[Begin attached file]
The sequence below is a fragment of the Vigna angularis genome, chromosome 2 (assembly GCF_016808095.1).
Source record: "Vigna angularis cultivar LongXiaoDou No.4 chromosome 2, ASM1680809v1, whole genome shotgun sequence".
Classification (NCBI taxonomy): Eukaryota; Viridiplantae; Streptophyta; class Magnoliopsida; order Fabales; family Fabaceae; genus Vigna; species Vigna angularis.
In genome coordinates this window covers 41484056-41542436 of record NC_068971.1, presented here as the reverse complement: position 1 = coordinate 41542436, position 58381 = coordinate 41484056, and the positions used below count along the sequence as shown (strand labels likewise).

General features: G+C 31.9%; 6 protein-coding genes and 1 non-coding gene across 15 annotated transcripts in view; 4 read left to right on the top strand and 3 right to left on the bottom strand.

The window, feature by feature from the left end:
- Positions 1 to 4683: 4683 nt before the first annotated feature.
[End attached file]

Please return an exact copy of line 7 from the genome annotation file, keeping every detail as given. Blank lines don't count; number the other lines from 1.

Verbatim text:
- Positions 1 to 4683: 4683 nt before the first annotated feature.